If it feels like your kid is sick almost every week, you’re not imagining it. Kids under the age of 6 in particular get 8 to 10 colds a year, not including the countless fevers, infections and stomach bugs they’ll get this year.
Kids are like little Petri dishes for germs, especially when they’re in daycare and school. They all touch the same surfaces, share the same toys and put everything in their mouths.
They all have to wash their hands after they use the bathroom and before meals but are they using enough soap and washing properly? It’s questionable.
When my daughters started school last year, I was prepared for them to get sick—a lot. Although they had a few fevers and colds, and one had norovirus, for the most part they were relatively healthy.
Did we get lucky? Maybe.
But more likely, it was a because of a few things I did to improve their immunity which might help your kid too.
Cut the crappy food
Since the gut makes up to 70 percent of the immune system, making sure your kid’s gut is healthy can also boost his immune system.
If your kid lives on foods that come out of a bag, box, or package, however, he could be missing key vitamins and minerals that keep him healthy and his immune systems strong.
Experts say eating foods that are processed and filled with sugar over the long term could lead to intestine hyperpermeability or leaky gut syndrome. Leaky gut occurs when the tight junctions in the large intestine open and allow undigested food particles and pathogens in, which in turn elicits an immune response.
Leaky gut syndrome has been linked to various conditions including allergies, asthma, fatigue, autoimmune diseases, migraines and inflammatory bowel disease (IBD).
Eat the rainbow
A whole foods diet that contains plenty of fruits and vegetables of all colors gives your kid the nutrition she needs for a strong immune system. Yet they also contain prebiotics, or non-digestible food ingredients, that work with probiotics, the live microorganisms found in the gut, to grow and work to boost your child’s immunity.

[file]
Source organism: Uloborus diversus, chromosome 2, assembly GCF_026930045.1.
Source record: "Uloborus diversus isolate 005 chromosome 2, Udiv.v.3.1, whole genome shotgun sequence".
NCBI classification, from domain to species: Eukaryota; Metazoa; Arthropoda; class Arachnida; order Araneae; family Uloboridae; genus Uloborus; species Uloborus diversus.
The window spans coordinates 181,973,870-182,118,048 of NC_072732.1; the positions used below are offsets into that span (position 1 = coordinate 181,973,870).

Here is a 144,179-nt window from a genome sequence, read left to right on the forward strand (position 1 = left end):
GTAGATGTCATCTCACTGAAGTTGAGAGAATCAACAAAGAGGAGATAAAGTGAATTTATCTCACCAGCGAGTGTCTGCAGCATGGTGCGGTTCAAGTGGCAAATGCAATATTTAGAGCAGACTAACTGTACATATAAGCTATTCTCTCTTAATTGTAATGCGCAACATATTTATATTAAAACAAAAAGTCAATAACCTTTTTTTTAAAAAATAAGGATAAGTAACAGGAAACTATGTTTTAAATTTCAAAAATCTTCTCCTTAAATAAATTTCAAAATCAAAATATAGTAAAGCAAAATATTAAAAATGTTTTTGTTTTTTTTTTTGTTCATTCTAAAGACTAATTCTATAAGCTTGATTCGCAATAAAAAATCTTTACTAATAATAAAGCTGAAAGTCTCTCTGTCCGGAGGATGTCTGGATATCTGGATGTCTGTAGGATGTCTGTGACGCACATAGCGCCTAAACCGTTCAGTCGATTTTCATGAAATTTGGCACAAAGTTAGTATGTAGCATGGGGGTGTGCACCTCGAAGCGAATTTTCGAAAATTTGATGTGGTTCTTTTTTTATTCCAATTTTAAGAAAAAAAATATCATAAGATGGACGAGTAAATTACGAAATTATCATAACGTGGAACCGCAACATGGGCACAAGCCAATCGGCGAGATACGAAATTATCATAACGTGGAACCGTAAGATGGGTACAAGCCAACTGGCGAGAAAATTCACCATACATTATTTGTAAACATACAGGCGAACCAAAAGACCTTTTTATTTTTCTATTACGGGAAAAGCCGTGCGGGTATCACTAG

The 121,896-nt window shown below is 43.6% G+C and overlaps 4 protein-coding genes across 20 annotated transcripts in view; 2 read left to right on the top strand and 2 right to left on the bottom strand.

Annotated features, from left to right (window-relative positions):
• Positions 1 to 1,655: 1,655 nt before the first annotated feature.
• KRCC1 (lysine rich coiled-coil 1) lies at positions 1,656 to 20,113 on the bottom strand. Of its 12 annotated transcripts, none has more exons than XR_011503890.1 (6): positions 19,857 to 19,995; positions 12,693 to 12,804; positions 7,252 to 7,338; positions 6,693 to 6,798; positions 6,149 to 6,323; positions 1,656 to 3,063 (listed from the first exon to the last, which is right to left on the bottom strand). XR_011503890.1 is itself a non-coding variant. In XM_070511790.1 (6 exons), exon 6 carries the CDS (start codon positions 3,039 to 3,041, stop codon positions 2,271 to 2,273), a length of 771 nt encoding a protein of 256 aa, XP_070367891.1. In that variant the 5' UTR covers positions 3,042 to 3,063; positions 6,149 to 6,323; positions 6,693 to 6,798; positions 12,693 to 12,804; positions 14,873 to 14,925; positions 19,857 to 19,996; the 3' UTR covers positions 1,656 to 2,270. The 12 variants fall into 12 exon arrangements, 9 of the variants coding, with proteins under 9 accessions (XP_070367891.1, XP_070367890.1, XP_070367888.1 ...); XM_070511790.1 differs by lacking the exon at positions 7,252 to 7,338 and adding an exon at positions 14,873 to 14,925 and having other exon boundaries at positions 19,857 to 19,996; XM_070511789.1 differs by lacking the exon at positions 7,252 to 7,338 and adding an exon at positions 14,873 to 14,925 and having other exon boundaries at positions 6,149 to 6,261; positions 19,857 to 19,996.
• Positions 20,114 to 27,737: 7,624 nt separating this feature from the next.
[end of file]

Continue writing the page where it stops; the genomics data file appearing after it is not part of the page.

Add fermented foods
Kefir tastes too tangy for me but my kids love it and that’s a good thing. The probiotics found in kefir and other foods like yogurt, kimchi, naturally fermented vegetables, including sauerkraut and pickles can help improve gut health and boost your child’s immune system.
Probiotics have become popular in recent years, particularly for their ability to improve gut health, experts say. Some studies show probiotics can shorten the duration of diarrhea associated with a stomach virus or a course of antibiotics and may reduce upper respiratory infections.
It’s important to note that the American Academy of Pediatrics (AAP) hasn’t recommended regular use of probiotics in children because there’s a lack of evidence for their efficacy. Of course like any supplement, if you want to give your kid probiotics, check with his pediatrician first.
My kids are constantly in motion and they play at the park and the playground, take movement classes and after-dinner walks, but I still find getting them 60 minutes exercise a day a challenge. Nevertheless, I do my best to make sure they get some form of exercise in every day.
Exercise has so many benefits for kids, and as it turns out, can improve their gut health and immunity. In fact, a study in the journal Gut shows exercise may diversity gut microbes.
During the dog days of winter or on snow days when you can’t get out, put on music and have a dance party or enjoy a game of Twister.